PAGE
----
FBI braces for ISIS – Founder of app used by ISIS: ‘We shouldn’t feel guilty.’ – Key Issue to 2016 Elections: Paris Attacks – Ep841: Unleash Your Computer’s Potential – and more stories

FBI braces for ISIS holiday terror attacks

In the wee hours of July 4, FBI counterterrorism agents in the Boston area scrambled to thwart the last of a string of Islamic State terror plots they feared could be conducted during the patriotic holiday or soon after.

Just weeks earlier, an agent and Boston officers had shot and killed an ISIS sympathizer on the same streets, right before he boarded a bus armed with a military-style knife and plans to attack cops and behead a woman.

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Founder of app used by ISIS once said ‘We shouldn’t feel guilty.’ On Wednesday he banned their accounts

Pavel Durov knew that terrorists might be using his app to communicate. And he decided it was something he could live with.

“I think that privacy, ultimately, and our right for privacy is more important than our fear of bad things happening, like terrorism,” the founder of Telegram, a highly secure messaging app, said at a TechCrunch panel in September when asked if he “slept well at night” knowing his technology was used for violence.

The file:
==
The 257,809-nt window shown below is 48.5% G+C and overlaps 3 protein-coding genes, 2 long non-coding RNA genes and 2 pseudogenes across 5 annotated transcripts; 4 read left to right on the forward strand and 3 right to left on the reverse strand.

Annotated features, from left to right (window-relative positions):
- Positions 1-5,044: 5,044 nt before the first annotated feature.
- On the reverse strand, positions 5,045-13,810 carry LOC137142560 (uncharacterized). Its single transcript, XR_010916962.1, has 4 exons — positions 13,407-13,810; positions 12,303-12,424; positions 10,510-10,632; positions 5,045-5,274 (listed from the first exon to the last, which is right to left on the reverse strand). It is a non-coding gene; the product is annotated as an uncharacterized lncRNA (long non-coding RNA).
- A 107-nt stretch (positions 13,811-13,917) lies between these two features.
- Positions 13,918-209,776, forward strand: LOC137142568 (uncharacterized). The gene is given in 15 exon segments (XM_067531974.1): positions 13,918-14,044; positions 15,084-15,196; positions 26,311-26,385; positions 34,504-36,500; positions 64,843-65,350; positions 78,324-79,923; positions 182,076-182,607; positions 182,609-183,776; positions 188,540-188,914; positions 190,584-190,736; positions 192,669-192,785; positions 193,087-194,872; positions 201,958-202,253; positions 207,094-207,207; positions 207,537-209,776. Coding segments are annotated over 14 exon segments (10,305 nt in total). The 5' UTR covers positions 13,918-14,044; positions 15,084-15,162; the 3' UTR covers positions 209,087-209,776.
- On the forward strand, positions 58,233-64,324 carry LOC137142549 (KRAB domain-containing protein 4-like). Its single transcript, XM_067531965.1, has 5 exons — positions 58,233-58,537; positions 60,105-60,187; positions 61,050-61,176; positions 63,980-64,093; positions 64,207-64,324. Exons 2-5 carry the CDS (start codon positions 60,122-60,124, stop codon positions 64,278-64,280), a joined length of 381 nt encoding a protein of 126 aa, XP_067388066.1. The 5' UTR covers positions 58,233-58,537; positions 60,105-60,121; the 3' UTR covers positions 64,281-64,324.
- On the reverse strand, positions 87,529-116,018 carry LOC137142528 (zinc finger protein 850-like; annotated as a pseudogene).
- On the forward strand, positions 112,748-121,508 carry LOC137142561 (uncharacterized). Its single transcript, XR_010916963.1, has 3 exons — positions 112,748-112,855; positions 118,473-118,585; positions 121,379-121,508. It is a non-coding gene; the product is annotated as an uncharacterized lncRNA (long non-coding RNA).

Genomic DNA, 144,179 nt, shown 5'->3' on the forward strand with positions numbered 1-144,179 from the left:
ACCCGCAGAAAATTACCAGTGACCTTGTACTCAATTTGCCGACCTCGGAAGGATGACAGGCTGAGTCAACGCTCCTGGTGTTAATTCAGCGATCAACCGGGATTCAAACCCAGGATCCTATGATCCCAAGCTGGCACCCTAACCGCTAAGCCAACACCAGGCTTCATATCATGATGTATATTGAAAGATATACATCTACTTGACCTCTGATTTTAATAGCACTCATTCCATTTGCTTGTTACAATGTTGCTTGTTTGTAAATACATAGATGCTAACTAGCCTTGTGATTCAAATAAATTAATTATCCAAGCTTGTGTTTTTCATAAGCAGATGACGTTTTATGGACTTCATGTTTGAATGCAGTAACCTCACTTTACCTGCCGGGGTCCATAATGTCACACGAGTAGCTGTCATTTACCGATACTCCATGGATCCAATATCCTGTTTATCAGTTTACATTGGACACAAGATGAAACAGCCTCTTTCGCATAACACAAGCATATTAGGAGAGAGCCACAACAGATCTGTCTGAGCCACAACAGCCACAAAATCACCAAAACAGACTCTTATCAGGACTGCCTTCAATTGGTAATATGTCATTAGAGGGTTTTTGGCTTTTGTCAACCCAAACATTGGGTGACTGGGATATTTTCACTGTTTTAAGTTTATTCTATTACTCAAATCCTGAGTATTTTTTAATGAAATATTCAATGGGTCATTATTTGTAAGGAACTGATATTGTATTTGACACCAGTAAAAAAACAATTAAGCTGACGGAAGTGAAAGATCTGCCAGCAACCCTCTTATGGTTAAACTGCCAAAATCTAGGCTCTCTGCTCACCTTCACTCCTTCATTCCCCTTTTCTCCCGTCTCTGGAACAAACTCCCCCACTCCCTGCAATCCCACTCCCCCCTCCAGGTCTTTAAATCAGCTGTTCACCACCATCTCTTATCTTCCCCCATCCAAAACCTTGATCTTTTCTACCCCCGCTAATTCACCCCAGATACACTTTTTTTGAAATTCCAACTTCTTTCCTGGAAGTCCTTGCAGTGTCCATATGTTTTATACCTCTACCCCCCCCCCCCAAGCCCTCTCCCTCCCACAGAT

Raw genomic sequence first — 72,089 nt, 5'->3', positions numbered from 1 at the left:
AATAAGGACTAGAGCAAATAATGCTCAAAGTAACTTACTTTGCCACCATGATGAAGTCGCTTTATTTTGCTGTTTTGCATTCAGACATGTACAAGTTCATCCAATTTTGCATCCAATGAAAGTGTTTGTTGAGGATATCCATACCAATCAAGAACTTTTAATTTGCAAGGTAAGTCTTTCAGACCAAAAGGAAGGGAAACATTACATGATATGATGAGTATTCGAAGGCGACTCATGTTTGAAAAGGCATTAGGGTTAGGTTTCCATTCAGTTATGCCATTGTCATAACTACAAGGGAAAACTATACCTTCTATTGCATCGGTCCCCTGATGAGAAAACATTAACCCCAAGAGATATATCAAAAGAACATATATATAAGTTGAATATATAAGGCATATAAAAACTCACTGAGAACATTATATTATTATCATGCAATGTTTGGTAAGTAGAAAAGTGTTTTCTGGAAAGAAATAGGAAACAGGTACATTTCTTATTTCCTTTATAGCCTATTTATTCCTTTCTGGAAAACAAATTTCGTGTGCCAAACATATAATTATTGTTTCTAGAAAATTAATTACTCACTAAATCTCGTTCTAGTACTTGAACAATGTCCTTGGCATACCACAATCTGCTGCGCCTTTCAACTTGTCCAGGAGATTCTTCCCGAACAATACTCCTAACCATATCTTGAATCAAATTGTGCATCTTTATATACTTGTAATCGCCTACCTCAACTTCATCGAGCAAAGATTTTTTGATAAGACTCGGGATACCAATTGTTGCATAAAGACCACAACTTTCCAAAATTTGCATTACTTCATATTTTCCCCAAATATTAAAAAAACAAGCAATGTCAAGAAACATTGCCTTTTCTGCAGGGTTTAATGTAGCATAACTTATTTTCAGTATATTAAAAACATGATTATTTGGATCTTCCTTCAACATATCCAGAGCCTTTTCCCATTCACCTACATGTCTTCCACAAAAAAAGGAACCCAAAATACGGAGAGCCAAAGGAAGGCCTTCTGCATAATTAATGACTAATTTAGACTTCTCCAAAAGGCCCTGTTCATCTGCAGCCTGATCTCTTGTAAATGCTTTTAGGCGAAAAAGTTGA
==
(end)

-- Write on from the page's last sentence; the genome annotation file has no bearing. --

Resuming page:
“If you look at ISIS, yes, there’s a war going on in the Middle East,” he continued. “Ultimately, ISIS will find a way to communicate with its cells, and if any means doesn’t feel secure to them, they’ll [find something else]. We shouldn’t feel guilty about it. We’re still doing the right thing, protecting our users’ privacy.”

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Paris Attacks Raise Encryption as Key Issue to 2016 Elections

Presidential candidates who travel to Silicon Valley for fundraising may find themselves walking a precarious line between the privacy position of potential donors and calls for greater surveillance in the wake of the Paris attacks.

The weekend’s mass shootings and suicide bombings in France — together with the downing of a Russian airliner and a pair of suicide bombings in Beirut — have renewed calls for technology companies to provide government officials back-door access to encrypted communications on smartphones and messaging apps.

As Re/code noted yesterday, technology giants like Apple, Google and Facebook have pushed back against such measures, arguing that leaving holes in customers’ data encryption, no matter how well intentioned, would make them more vulnerable to hacking and cybercrime without necessarily making them safer.

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Optimizing Lifestyle and Work-Life by Speeding up Your Machines